The book tries to establish a system of political, psychological and semiotic descriptions, always as a mode of resistance to all kinds of fascism, and D & G take the conflation of those levels as a given. Not just in the world of theory but also in how you think, and that's why it's written in such a particularly dense way. It tries very hard to be nonoppressive, and generous too, but for lots of people it can be a frustrating adjustment, accustomed as we are to writing that tries to be as flat and simple as possible. This book reads the way it thinks, and these two definitely prefer finesse to simplicity. Once you get into it, you may find that it's the best thing you've read for as long as you can remember. Or, at least that it makes you think in ways you don't while reading other books.
Being brainy continentals, these guys make reference to a store of intellectual history you won't be able to relate to.
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54 of 60 people found the following review helpful By A Customer on December 14, 1999
Format: Hardcover
THE LATE French philosopher Gilles Deleuze seemed to provide the answer. "Deleuze talks about the production of space and power relations, and all that appeals very much to architects," says Lynn. According to Lynn, the Deleuze boom started in 1987, with the translation into English of A Thousand Plateaus. Thanks to his singular combination of disdain and reverence for techno-capitalism, Deleuze had an immediate and obvious appeal to today's cyberarchitects. A member of the radical French left, Deleuze viewed the triumph of capitalism as inevitable. In his writing, he is in turn horrified by and admiring of capitalism's raw power and extraordinary fecundity in transforming the world. But capitalism's strength, according to Deleuze, is also its weakness. As it moves toward global dominance, capitalism's inherent instability becomes increasingly susceptible to manipulation. Rather than preaching outright revolution, Deleuze proposes a "micropolitics": the establishment of local zones of freedom that tap the energies of capitalism to create a "war machine" against the "state apparatus."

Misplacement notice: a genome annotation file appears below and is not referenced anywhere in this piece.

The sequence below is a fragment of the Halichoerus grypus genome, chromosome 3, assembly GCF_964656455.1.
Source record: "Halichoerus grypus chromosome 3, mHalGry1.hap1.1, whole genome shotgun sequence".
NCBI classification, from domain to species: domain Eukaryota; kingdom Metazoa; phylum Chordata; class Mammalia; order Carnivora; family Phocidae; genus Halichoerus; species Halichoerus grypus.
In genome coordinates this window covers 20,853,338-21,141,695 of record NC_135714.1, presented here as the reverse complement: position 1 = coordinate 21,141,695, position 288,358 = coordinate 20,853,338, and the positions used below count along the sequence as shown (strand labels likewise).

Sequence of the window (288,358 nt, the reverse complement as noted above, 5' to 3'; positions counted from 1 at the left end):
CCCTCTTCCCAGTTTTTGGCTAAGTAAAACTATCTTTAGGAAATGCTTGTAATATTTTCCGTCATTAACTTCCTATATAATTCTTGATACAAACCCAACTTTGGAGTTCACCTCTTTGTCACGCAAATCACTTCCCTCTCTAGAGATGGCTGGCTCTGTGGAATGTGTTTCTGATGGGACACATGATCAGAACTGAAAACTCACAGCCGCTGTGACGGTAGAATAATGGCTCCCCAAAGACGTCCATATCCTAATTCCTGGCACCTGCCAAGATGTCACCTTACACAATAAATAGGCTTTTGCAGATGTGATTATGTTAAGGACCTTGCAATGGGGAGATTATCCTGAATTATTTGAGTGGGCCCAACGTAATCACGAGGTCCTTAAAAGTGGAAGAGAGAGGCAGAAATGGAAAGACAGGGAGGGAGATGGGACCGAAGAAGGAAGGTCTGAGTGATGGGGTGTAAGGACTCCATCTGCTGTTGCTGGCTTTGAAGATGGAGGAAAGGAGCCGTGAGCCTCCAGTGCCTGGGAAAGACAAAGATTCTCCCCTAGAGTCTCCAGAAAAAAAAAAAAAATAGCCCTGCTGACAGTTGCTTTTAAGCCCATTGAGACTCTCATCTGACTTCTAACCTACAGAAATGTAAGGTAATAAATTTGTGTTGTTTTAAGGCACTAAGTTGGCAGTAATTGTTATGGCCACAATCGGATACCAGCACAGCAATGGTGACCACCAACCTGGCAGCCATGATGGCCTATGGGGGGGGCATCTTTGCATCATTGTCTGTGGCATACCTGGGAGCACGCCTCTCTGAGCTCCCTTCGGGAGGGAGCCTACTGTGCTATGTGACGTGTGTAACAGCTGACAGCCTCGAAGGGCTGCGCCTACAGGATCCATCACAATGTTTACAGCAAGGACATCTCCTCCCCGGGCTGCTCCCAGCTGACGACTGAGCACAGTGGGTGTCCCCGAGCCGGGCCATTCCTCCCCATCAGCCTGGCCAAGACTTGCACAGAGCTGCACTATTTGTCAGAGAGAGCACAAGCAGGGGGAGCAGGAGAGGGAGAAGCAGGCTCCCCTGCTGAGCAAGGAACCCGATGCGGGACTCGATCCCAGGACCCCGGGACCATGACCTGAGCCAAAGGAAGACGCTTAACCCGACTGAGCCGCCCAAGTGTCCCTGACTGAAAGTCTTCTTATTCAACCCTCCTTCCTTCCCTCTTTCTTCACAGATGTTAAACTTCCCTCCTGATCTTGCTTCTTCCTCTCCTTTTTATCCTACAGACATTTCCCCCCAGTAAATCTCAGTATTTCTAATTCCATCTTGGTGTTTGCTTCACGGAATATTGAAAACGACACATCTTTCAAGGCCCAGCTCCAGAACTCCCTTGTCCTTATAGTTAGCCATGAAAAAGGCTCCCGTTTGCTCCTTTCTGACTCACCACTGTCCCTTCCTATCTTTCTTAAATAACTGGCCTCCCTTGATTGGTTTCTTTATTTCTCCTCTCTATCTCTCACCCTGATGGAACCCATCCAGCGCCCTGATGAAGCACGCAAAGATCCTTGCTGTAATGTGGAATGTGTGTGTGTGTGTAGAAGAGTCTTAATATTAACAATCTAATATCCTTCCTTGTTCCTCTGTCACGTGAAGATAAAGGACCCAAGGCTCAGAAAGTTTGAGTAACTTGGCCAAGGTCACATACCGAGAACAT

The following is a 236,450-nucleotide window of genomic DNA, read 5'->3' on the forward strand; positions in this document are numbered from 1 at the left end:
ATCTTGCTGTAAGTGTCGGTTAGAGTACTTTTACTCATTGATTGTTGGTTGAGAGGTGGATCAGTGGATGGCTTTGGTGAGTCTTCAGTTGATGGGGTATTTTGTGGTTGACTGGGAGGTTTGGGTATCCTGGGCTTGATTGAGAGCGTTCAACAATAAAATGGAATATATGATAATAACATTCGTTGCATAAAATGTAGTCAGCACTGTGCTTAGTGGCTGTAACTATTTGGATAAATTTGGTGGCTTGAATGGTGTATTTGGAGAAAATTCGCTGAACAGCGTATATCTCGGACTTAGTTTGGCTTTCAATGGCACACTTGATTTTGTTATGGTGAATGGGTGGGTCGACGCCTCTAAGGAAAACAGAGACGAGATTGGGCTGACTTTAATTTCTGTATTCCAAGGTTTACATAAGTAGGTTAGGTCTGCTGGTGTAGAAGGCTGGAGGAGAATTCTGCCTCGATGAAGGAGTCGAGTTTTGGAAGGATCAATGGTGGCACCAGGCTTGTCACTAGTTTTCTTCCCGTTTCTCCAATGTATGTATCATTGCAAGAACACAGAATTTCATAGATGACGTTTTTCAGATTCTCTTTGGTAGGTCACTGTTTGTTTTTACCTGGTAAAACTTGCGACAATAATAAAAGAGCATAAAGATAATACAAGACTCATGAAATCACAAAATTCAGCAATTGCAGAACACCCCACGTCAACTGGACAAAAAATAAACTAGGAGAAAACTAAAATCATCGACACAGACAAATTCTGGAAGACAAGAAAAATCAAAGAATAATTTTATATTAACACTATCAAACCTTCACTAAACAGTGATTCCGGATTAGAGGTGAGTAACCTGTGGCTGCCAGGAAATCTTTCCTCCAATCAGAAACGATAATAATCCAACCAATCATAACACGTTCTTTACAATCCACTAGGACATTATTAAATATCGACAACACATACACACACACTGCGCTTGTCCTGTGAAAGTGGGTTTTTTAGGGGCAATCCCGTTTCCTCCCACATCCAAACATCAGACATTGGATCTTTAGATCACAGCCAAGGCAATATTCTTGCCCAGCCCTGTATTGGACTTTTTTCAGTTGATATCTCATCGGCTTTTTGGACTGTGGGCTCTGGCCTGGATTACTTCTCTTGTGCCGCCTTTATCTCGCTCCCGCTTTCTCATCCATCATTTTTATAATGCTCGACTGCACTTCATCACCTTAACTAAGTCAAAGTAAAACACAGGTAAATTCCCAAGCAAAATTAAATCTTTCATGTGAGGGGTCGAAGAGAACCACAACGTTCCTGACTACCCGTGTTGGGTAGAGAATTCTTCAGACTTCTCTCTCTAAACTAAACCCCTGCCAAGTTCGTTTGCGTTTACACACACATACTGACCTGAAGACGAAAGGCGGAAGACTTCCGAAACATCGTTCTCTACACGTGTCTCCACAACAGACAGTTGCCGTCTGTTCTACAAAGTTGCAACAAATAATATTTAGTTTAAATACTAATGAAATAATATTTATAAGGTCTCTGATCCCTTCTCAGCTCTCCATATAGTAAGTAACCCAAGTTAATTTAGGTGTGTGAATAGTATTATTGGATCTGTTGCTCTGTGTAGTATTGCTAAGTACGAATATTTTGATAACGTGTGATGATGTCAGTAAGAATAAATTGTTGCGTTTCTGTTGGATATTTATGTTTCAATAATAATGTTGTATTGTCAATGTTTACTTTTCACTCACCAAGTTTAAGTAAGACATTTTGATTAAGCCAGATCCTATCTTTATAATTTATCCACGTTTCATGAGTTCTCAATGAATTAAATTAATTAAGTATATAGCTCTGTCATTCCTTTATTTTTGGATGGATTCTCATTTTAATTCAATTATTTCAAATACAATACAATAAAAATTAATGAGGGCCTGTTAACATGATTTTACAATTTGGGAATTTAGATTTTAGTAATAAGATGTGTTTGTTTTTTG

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61 of 70 people found the following review helpful By Jason Cullen on October 17, 2004
Format: Paperback
I don't normally bother reviewing books. However I had to respond to something another reviewer said:

"you can't read this while listening to music, trust me"

Actually you can but I recommend the music of anti-essentialists, Phoenicia's "Brownout" is an excellent soundtrack to the plateau on the refrain. The text of the book is the opsign of time-images, music, or, rather, sound, of deterritorialisation is the sonsign. Fittingly, the releases from Germany's Mille Plateaux label are really good for reading these works.

I can't recommend this book enough but I will give some advice in your approach:

1. Even though this might seem the most intimidating entry to D&G's thought I suggest it anyway. Compared to "Difference and Repetition" or "The Logic of Sense" this is a walk in the park when it comes to penetrating the prose.

2. Don't expect a book of philosophy where an argument is clearly defined and developed. This is nothing like that. It's a work of "nomad thought", just try and follow what's happening *before* you judge it.

3. Come back to it. Regularly. Your appreciation and engagement will deepen as your knowledge of Deleuze's oeuvre deepens. You won't 'get it' at first but you have to enter his work somewhere. Eventually you'll realise this is a challenge to develop new ontologies, you were never meant to get it. You were and are meant to think it in new directions. After all, that's the basic lesson of the return.

4. Read widely. I really recommend Rodowick's 1997 book "Gilles Deleuze's Time Machine". On the surface Rodowick is working with the cinema books but the cinema books themselves are philosophical works developing Bergson.